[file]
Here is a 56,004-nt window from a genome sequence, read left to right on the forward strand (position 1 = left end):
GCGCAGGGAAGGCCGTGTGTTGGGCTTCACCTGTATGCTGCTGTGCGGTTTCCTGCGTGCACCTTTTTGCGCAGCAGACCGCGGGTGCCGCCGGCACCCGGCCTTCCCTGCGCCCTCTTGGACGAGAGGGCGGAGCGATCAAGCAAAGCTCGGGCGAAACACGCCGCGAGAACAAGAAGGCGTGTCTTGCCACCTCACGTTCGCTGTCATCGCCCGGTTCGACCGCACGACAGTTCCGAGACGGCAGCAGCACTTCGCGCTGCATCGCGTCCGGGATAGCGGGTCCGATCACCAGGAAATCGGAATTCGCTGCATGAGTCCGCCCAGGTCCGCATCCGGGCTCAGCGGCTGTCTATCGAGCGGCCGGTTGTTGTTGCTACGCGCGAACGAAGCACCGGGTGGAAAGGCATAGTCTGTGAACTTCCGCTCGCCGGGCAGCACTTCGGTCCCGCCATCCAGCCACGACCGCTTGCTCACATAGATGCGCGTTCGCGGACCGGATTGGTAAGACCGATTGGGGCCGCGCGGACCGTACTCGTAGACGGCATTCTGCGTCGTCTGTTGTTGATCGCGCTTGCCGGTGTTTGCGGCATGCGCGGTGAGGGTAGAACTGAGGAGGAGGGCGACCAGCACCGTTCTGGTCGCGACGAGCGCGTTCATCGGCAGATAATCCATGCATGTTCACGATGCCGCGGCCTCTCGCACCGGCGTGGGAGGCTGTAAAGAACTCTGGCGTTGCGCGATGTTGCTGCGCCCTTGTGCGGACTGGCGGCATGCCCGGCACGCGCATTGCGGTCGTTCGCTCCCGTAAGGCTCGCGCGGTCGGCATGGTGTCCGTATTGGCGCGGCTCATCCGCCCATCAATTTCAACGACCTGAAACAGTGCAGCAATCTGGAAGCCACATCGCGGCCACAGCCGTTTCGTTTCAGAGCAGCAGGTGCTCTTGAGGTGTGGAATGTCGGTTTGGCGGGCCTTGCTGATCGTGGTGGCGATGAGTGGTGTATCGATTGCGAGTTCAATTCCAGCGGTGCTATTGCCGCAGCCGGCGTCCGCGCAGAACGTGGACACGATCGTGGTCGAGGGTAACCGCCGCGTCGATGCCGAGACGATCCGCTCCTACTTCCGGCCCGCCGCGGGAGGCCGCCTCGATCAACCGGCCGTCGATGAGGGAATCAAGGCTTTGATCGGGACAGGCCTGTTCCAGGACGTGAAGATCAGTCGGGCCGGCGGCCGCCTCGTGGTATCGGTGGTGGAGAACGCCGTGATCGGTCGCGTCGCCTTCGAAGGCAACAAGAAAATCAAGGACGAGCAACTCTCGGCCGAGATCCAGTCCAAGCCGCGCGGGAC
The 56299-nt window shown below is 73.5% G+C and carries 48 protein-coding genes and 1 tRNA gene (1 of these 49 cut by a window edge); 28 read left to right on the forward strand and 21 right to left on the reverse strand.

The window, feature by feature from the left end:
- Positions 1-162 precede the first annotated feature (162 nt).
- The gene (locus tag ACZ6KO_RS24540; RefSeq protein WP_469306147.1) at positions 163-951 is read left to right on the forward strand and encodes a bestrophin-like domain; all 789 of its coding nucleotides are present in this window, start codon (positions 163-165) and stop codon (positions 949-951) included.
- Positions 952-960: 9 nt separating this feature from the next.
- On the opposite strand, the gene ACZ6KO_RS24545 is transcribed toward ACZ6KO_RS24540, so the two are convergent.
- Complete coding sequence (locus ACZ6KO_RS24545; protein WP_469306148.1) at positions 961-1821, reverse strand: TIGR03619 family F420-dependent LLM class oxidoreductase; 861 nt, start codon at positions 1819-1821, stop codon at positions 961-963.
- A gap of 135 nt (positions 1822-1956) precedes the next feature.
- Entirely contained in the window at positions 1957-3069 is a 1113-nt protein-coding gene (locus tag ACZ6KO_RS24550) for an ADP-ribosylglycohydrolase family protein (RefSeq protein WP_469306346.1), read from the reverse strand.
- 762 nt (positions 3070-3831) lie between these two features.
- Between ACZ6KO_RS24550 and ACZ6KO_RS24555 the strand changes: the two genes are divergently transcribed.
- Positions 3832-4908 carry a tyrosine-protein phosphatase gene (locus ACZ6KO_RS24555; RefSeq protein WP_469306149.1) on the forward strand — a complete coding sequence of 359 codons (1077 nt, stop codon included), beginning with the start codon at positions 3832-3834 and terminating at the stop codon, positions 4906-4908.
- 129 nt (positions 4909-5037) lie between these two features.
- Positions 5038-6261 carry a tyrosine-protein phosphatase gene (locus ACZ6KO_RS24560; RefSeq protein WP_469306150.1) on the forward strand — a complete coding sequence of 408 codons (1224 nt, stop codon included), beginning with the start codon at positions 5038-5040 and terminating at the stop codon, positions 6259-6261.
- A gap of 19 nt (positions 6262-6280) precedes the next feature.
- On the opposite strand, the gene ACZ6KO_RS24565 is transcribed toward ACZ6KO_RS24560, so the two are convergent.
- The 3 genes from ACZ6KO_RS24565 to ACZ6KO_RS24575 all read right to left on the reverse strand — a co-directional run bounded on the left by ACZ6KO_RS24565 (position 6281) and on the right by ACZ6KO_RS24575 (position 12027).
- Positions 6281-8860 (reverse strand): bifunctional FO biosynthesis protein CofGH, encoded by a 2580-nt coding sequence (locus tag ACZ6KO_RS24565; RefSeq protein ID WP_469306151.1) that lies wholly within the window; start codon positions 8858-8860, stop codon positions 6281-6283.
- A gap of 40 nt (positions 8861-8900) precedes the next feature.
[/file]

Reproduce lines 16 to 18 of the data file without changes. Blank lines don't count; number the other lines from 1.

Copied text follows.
- Positions 5038-6261 carry a tyrosine-protein phosphatase gene (locus ACZ6KO_RS24560; RefSeq protein WP_469306150.1) on the forward strand — a complete coding sequence of 408 codons (1224 nt, stop codon included), beginning with the start codon at positions 5038-5040 and terminating at the stop codon, positions 6259-6261.
- A gap of 19 nt (positions 6262-6280) precedes the next feature.
- On the opposite strand, the gene ACZ6KO_RS24565 is transcribed toward ACZ6KO_RS24560, so the two are convergent.